Do you take extra precaution while driving in wintery conditions? Are you a careless driver? Well don’t be. Because you and your family’s safety while driving in wintery conditions depends on how you control your vehicle. Here is the continuation, Part 3, of the tips on preparing yourself and your car for the cold facts of winter travel.
Remain in control of your vehicle
- Be sure everyone buckles up and remains buckled at all times.
- Don’t speed. Posted speed limits are set for ideal travel conditions; in winter, reduce your speed to avoid skids from “black ice” and other hazards.
NOTE: Black ice makes road look like new, shiny asphalt.
- Avoid using cruise control so you remain in full control of your vehicle.
- Use low-beam headlights, even if you have daytime running lights. Low beams will make your vehicle more visible because the taillights will be on.
- Increase your following distance behind the vehicle ahead of you.
NOTE: Stopping distance on ice roads is double that of stopping on dry ones.
- Stay in the right-hand lane except when passing. Be patient and pass only when it’s safe to do so.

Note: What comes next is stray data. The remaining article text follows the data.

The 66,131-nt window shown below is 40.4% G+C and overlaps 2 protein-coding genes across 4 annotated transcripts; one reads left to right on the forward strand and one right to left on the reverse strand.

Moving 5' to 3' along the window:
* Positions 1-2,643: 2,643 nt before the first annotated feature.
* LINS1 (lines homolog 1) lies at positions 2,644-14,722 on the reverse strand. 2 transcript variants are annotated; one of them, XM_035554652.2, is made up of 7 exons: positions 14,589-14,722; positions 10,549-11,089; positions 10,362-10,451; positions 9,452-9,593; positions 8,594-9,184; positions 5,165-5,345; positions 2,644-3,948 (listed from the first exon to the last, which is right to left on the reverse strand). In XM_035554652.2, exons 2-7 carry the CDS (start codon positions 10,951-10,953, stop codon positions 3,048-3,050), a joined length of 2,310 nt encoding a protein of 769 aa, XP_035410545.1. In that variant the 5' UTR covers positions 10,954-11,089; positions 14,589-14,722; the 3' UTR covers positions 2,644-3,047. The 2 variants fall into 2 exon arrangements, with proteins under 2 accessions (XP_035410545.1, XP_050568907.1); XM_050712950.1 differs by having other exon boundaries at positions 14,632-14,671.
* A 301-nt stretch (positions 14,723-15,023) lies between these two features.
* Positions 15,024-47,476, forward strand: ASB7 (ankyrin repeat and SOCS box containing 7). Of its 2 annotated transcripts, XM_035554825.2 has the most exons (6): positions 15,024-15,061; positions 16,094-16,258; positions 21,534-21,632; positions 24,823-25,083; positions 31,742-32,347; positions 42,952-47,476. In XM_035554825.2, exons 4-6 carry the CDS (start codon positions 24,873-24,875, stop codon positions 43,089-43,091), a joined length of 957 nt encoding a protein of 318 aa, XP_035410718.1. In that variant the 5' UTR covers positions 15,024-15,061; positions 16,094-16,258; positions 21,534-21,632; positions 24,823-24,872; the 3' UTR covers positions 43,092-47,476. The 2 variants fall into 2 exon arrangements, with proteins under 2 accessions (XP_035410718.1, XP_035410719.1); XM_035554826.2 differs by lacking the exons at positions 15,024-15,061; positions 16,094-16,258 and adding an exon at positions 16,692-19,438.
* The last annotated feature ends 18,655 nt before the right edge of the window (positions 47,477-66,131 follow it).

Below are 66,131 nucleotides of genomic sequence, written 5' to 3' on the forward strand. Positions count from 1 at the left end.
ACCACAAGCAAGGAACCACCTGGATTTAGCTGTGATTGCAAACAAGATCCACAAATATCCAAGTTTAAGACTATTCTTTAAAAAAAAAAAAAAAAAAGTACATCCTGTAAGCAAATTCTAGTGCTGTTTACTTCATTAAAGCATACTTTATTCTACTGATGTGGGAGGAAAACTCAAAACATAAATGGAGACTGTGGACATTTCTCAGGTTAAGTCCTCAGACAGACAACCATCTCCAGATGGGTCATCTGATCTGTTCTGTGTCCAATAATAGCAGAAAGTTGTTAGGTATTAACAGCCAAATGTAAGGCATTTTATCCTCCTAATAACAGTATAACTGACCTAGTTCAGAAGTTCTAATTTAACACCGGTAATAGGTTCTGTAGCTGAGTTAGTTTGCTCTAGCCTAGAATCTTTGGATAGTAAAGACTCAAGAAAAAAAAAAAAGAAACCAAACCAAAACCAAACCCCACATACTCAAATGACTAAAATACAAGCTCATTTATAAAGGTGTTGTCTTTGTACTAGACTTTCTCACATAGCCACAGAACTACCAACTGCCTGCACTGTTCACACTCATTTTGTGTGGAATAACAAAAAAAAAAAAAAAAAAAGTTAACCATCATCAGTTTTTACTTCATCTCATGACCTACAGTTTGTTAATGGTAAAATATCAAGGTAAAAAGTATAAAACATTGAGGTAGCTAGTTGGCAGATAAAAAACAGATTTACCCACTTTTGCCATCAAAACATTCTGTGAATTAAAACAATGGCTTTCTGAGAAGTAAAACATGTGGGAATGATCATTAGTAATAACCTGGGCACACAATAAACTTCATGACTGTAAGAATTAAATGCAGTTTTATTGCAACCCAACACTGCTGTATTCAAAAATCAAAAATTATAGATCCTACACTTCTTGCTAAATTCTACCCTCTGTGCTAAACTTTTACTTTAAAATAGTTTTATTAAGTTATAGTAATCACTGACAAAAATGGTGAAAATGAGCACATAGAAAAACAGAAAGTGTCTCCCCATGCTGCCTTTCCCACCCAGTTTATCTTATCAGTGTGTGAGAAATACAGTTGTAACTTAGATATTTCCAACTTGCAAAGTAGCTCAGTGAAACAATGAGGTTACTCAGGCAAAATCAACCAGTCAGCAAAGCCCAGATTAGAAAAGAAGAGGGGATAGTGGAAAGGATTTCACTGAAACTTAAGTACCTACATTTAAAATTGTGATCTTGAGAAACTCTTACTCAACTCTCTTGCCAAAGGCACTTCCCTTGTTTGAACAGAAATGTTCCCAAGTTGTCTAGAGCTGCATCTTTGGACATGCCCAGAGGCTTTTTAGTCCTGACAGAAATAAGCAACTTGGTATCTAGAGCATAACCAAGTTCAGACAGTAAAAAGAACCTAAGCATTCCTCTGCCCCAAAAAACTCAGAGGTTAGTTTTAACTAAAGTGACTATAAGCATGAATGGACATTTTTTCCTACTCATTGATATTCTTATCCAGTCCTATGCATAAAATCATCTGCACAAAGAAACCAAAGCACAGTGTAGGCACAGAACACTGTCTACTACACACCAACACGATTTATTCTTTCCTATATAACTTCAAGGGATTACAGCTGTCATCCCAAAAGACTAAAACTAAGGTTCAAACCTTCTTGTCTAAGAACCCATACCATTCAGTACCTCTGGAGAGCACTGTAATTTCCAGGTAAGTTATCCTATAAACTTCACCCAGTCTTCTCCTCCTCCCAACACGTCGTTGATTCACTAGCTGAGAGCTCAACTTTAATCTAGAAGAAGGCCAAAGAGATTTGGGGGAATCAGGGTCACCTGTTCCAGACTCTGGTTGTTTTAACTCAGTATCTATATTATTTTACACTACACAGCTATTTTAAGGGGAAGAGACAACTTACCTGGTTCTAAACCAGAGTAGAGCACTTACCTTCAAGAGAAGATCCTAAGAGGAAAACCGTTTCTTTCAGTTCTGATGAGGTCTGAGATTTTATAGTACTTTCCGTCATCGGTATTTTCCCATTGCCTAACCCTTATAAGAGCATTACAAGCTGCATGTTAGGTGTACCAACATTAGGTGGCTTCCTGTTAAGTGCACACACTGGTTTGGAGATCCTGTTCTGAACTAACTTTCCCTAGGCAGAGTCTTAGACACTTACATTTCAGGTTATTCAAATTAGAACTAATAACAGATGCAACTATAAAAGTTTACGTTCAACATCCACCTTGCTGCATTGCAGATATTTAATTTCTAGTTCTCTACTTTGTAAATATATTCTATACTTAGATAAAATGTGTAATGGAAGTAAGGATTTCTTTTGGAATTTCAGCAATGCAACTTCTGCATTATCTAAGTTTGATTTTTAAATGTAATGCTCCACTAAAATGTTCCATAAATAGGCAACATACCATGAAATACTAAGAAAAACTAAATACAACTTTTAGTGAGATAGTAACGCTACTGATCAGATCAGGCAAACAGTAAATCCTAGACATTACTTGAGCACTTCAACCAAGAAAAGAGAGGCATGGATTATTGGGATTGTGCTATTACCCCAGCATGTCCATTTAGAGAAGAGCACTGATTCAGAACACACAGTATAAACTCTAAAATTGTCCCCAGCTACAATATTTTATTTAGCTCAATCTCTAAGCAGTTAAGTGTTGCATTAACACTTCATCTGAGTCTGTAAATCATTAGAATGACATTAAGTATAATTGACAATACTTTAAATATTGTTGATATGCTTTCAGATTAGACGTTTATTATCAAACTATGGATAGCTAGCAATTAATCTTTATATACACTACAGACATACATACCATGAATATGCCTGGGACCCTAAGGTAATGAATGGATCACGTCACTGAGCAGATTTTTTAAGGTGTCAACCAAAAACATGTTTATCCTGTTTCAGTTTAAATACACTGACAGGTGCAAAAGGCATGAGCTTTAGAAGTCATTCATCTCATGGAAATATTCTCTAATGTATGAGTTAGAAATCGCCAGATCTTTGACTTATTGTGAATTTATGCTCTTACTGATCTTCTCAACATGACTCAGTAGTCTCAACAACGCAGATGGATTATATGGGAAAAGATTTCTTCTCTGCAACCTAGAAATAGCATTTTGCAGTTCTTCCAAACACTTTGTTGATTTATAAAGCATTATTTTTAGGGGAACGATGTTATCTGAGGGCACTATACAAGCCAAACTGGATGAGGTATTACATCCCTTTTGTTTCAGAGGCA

- Always use your turn signals when changing lanes.
- Avoid skidding:
-Steer with smooth, precise movements
-Change lanes gradually and avoid braking or accelerating quickly
- Slow down when approaching steel and concrete bridges, as their surfaces are more likely to be icy.
- If the weather seems to be worsening, consider pulling off the road to avoid being stranded.
- Brake wisely if you face an emergency braking situation:
-If you have anti-lock brakes, keep your heel on the floor and use your toes to press the brake pedal firmly until the vehicle comes to a complete stop. Do not pump the brake pedal.
–If you do not have anti-lock brakes, use the same heel/toe technique but do not pump the pedal until you come to a stop.
Germania Today, Winter 2011